The surgeon will make a cut in your abdomen and remove your liver. The donor liver will then be put in position and connected to your blood vessels and bile ducts (small tubes that move bile out of the liver).
After the donor liver is in place, the incision will be sealed using dissolvable stitches. Drainage tubes will be attached to drain away extra fluids, and they will usually remain attached for several days after surgery.
Once the transplant has been completed, you will be moved to an intensive care unit (ICU) to recover.
Living donor transplant
During a living donor transplant, the donor will have an operation to remove either the left or right side (lobe) of their liver.
Right lobe transplants are usually recommended for adults. For children, left lobe transplants are recommended. This is because the right lobe is bigger and better suited for adults, while the left lobe is smaller and better suited for children.
After the donor operation, your liver will be removed and replaced with the donor's liver lobe. Your blood vessels and bile ducts will then be connected to the liver lobe.
Following transplantation, the transplanted lobe will quickly regenerate itself. In most cases of living donor transplants, the new lobe will grow to 85% of the original liver size within a week.
A split donation may be carried out if a donor liver becomes available from a recently deceased person, and you and a child are both suitable candidates for a donation.
The donated liver will be split into the left and right lobes. Normally, you will be given the larger right lobe and the child will receive the smaller left lobe.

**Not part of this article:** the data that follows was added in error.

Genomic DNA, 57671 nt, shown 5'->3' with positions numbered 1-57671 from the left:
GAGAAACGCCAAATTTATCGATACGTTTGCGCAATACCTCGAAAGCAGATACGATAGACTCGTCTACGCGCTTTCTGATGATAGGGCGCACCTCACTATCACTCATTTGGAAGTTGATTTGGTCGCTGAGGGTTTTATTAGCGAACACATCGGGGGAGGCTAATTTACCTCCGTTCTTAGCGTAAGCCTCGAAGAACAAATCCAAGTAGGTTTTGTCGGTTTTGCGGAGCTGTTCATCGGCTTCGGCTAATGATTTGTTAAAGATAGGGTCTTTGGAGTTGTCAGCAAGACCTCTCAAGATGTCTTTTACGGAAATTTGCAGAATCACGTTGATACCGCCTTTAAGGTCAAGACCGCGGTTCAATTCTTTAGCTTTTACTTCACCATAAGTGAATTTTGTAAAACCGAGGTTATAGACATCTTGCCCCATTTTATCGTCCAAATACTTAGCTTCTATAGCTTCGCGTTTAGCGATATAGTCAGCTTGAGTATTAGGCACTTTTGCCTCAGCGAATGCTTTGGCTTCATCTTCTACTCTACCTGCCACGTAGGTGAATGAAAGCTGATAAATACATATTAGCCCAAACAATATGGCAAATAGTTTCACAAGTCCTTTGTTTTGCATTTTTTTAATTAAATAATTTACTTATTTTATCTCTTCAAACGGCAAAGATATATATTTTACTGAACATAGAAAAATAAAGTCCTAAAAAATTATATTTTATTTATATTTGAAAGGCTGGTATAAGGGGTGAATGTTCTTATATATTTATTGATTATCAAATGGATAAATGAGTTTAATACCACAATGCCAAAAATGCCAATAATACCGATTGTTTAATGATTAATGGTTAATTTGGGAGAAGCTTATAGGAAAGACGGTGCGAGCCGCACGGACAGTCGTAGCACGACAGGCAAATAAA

A number of liver transplant units have performed successful split donation transplants in two adults, although the adult receiving the smaller left lobe usually has to be much smaller than average for the transplant to be successful.
Why it is necessary
A liver transplant becomes necessary when the liver has been damaged to such an extent that it cannot perform its normal functions. This is known as liver failure.
Although liver failure can usually be managed by medication for a short while, a liver transplant is currently the only cure.
Unlike the kidney, heart or lungs, there is no mechanical device, such as a dialysis machine, that can replicate the function of the liver.
Why liver failure happens
There are two main ways that a liver can fail:
- chronic liver failure, where the liver fails because of damage over many months or years
- acute liver failure, where extensive damage to the liver happens over a short period of time The main causes of chronic liver failure are listed below.
Alcoholic liver disease
Every time you drink alcohol, your liver filters out the poisonous alcohol from your blood. Each time your liver filters alcohol, some of the liver cells will die.
The liver can grow new cells, but if you drink heavily for many years, your liver will lose this ability and the dead cells will build up and scar your liver (cirrhosis).
If too much of your liver becomes scarred, it will lose its ability to function and liver failure will occur.
In most cases of alcoholic liver disease, you will have no symptoms until liver failure occurs.
Hepatitis C is a bloodborne virus that you can catch if you come into contact with the blood or, less commonly, body fluids of someone who is infected. Drug users sharing needles are at particular risk.
The virus can cause swelling and scarring of the liver tissue. In some cases it causes significant liver damage.
An estimated one in seven people who contract hepatitis C will have liver failure, often 20 to 30 years after contracting the initial infection.
Primary biliary cirrhosis
Primary biliary cirrhosis (PBC) is a type of long-term liver disease thought to be caused by a build-up of bile inside the liver. Bile is a liquid produced inside the liver that helps the body digest fats.
PBC is a relatively rare condition, but it is one of the most common reasons why a person requires a liver transplant.